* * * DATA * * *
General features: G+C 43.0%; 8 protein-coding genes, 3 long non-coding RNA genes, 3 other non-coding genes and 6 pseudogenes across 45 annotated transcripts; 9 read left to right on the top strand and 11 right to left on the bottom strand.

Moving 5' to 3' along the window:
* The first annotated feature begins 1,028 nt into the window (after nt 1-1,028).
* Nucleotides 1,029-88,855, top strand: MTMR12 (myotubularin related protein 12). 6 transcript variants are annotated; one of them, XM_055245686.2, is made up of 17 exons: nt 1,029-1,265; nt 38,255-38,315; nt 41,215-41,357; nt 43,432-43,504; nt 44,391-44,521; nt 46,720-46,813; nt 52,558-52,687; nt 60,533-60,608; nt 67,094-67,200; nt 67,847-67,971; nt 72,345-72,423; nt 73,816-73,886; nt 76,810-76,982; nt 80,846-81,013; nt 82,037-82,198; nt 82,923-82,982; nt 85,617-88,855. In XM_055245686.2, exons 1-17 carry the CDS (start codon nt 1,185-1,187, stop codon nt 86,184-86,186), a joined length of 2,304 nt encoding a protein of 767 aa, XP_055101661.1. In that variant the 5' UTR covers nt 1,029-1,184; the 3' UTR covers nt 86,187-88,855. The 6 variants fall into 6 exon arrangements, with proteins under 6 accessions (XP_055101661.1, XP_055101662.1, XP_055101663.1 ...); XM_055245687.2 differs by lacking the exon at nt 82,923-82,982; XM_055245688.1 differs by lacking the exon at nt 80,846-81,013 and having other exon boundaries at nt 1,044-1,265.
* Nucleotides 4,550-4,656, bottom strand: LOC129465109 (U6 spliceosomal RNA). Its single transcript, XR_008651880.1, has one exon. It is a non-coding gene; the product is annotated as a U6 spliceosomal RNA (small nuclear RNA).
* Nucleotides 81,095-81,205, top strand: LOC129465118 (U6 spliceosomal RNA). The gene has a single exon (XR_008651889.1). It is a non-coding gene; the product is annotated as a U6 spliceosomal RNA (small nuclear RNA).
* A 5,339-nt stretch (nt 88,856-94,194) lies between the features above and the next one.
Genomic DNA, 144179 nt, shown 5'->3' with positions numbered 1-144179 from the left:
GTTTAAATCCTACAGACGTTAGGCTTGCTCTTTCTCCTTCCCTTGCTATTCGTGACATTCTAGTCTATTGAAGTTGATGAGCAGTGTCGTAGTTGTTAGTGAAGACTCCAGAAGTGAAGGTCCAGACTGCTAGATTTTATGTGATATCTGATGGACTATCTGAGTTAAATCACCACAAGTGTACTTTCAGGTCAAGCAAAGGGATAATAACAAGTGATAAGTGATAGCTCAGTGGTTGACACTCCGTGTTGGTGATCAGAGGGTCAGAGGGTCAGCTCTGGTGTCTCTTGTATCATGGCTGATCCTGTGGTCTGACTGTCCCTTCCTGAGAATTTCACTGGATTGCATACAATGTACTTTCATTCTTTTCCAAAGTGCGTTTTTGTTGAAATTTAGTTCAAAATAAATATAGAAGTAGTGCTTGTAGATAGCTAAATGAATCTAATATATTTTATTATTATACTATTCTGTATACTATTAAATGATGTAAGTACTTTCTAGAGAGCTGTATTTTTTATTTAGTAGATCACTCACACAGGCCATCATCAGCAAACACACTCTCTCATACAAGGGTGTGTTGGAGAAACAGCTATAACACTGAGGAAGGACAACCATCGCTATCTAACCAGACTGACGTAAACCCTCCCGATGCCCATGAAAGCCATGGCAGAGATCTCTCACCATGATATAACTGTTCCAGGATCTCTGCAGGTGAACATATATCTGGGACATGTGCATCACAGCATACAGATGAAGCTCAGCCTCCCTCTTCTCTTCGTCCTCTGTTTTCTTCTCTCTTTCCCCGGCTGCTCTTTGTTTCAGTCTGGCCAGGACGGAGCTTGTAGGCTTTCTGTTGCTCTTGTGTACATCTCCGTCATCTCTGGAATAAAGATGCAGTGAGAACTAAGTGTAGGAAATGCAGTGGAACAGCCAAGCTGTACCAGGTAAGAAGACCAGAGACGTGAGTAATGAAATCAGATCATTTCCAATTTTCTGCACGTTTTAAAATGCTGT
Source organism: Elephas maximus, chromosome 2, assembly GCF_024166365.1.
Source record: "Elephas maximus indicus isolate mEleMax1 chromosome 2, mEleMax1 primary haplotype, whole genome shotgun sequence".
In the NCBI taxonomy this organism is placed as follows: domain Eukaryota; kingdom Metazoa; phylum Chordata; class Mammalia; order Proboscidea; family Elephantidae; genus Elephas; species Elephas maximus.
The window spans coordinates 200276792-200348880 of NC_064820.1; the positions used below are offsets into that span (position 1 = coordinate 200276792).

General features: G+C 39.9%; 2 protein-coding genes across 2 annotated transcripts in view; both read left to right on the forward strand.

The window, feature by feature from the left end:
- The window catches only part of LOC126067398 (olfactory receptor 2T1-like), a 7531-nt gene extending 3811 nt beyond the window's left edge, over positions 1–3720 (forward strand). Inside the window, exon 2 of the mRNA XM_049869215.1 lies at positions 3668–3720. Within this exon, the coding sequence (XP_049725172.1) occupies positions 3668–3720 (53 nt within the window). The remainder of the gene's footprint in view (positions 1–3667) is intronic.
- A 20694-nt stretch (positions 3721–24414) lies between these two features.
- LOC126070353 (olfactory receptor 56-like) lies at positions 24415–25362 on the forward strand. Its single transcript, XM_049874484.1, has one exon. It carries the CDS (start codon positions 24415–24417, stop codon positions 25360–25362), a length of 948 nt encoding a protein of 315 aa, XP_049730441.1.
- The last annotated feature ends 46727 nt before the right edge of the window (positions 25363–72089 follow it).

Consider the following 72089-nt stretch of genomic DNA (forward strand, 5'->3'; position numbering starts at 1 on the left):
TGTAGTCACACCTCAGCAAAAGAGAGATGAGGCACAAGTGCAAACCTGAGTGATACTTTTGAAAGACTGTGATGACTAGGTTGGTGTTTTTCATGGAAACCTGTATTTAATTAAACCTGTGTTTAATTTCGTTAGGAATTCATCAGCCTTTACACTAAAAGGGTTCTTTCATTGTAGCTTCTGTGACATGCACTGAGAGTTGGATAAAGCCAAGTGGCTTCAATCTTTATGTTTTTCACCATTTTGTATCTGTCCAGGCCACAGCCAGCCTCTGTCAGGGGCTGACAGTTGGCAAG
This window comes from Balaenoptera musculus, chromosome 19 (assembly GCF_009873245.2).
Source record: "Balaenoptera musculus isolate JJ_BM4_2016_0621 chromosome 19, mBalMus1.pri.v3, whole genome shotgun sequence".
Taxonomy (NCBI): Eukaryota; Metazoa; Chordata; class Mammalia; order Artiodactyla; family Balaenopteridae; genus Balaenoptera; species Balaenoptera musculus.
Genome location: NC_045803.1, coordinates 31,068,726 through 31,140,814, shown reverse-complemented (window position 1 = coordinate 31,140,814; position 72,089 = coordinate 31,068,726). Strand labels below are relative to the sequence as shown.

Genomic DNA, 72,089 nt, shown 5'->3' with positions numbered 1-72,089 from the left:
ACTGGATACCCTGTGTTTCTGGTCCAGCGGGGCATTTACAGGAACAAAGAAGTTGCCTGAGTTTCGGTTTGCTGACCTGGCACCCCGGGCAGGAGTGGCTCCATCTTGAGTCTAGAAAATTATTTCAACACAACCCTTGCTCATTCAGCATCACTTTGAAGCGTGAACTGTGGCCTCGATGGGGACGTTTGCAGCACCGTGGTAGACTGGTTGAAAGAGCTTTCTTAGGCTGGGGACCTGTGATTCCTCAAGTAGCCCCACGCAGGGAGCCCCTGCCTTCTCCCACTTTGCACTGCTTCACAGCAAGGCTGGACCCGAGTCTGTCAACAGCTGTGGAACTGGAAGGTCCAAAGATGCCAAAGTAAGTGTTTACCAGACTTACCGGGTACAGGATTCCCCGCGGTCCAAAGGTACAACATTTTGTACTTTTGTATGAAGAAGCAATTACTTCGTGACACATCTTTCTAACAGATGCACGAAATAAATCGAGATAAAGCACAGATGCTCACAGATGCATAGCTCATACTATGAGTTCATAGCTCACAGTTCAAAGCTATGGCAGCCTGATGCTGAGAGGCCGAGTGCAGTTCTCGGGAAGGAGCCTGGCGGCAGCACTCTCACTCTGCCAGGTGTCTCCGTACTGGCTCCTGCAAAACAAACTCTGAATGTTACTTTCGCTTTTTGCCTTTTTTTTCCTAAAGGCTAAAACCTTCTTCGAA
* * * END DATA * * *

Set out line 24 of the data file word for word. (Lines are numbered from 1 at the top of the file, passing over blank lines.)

Taxonomy (NCBI): Eukaryota; Metazoa; Chordata; class Mammalia; order Artiodactyla; family Balaenopteridae; genus Balaenoptera; species Balaenoptera musculus.